We cry in this house.
We cry when the grandma dies in Moana, we cry when we don’t get our way, and we cry when we’re tired. It doesn’t matter if you’re a toddler or an adult–everyone in our household cries.
What happens when we cry? We comfort one another, we pass the tissues, we offer drinks of water. Do you know what we never do?
We never say, “Don’t cry.”
There is nothing wrong with having a good cry. Crying is the physiological reaction to a rush of emotion. It is a natural response.
When you tell someone not to cry, you might as well say, “Stop feeling what you’re feeling.”
Why do we feel the need to stop others from crying?
Maybe it’s because we don’t like to see them sad, but maybe it’s because we’re uncomfortable with crying. For many of us, the lesson has been that crying is a form of weakness. I do agree that people who cry are soft and sensitive, but I don’t think that’s a weakness. I think that softness and sensitivity show strength of character.
That is why, in our house, we never say “Don’t cry.” We will acknowledge your tears and we will pass the tissues. We will sit with you and let you know that we are with you.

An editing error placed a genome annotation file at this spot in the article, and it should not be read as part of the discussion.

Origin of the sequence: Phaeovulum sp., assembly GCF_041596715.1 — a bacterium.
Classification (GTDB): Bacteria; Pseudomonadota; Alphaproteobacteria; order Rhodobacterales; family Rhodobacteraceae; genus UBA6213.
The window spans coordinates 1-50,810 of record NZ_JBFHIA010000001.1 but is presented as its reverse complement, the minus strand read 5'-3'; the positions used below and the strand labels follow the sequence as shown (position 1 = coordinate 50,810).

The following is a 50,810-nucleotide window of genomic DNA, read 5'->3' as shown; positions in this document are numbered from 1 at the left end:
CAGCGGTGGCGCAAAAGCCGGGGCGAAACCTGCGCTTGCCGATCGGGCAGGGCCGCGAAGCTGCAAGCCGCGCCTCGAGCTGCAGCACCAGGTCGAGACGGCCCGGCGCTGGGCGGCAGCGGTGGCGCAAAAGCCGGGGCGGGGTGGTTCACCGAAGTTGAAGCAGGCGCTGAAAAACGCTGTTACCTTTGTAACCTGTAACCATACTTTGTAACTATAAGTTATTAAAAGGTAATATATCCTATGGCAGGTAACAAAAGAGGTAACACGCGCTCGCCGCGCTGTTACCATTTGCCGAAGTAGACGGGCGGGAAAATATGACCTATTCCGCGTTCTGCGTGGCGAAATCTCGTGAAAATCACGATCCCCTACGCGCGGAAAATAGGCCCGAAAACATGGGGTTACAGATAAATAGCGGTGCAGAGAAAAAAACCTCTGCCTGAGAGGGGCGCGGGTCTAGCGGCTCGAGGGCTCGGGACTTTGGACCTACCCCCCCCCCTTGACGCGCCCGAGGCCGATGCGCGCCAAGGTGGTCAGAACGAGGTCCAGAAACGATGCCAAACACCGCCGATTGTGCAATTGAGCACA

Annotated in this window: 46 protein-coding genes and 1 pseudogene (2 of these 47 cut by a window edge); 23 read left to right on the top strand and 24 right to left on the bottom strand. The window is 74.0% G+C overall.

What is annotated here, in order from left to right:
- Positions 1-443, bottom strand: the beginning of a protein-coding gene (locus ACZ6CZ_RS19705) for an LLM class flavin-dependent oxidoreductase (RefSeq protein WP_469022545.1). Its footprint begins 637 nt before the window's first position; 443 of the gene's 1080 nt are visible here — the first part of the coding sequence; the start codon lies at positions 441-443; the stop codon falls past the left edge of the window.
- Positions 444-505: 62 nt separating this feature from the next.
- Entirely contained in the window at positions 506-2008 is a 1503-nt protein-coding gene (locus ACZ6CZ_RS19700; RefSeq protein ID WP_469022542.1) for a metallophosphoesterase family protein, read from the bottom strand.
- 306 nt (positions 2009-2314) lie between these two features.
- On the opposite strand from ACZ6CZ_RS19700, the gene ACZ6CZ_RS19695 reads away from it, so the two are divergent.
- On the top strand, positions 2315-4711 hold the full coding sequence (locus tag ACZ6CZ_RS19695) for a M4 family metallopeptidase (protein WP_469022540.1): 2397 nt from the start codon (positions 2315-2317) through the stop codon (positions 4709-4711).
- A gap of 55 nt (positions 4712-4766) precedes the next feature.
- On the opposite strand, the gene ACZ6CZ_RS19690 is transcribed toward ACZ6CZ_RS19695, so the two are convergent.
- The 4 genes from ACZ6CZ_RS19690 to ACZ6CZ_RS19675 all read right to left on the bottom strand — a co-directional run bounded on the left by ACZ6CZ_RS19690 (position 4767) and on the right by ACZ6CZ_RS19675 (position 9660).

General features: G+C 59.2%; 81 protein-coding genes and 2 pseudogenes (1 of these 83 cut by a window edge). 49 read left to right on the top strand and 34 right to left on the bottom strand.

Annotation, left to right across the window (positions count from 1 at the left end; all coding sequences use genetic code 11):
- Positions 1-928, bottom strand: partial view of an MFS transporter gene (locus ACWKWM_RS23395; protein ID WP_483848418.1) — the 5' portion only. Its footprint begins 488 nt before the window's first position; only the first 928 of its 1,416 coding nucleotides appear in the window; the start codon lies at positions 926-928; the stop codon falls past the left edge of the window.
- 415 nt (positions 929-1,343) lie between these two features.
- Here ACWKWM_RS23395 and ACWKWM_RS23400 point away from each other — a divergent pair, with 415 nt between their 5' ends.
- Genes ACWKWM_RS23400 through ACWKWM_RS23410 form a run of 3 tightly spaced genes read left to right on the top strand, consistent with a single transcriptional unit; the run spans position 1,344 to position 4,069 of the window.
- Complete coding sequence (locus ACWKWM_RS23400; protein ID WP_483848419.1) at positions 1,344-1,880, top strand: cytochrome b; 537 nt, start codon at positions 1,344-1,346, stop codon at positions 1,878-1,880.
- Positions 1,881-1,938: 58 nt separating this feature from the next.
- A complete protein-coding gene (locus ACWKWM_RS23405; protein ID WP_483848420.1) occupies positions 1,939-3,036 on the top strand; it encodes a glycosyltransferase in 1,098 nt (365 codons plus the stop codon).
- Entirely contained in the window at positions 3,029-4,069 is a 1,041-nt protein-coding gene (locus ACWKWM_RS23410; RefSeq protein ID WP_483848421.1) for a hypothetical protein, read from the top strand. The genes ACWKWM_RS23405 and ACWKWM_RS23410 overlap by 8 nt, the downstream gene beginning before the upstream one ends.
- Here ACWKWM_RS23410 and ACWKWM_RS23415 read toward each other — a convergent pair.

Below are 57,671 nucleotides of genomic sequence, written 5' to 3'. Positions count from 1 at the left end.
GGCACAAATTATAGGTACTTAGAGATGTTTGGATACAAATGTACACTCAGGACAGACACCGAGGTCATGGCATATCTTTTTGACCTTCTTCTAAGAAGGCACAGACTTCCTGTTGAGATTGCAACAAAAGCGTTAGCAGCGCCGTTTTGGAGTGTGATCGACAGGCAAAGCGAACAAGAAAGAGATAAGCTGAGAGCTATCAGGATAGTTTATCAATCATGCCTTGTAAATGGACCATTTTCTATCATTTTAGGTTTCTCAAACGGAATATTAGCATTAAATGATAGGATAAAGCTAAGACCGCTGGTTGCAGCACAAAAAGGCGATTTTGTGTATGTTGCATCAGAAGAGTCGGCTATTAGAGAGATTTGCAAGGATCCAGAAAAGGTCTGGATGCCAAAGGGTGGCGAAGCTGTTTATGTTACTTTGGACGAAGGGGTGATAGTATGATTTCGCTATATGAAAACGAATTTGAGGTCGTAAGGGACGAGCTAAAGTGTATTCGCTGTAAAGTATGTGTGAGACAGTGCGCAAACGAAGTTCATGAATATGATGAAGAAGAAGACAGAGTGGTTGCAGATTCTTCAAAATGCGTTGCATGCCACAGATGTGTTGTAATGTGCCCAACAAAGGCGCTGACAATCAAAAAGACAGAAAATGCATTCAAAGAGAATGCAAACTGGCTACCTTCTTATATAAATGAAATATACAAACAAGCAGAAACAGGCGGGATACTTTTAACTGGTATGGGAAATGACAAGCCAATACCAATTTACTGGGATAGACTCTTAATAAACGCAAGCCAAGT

Crying is a release. Letting tears fall is an opportunity to flood out the big feelings that can overwhelm us. When we cry, we are acknowledging those feelings instead of forcing them down where they will lay in wait.
Feelings are not meant to be ignored. They are meant to be felt — it’s in the name.
So, in this house, we cry. We also laugh and smile and yell. We make room for all of those emotions because they are real and they are meant to be felt. It is in our family culture to acknowledge our emotions and to honor their validity.
Our tears, our laughter, our shouts of anger are our expressions of who we are. These expressions need to be heard. So we listen, we comfort, and we honor. We are there to dry the tears but we will let them fall.
You will hear many things in our household, but you will never hear us say, “Don’t cry.”
Originally published on An Unexpected Family Outing
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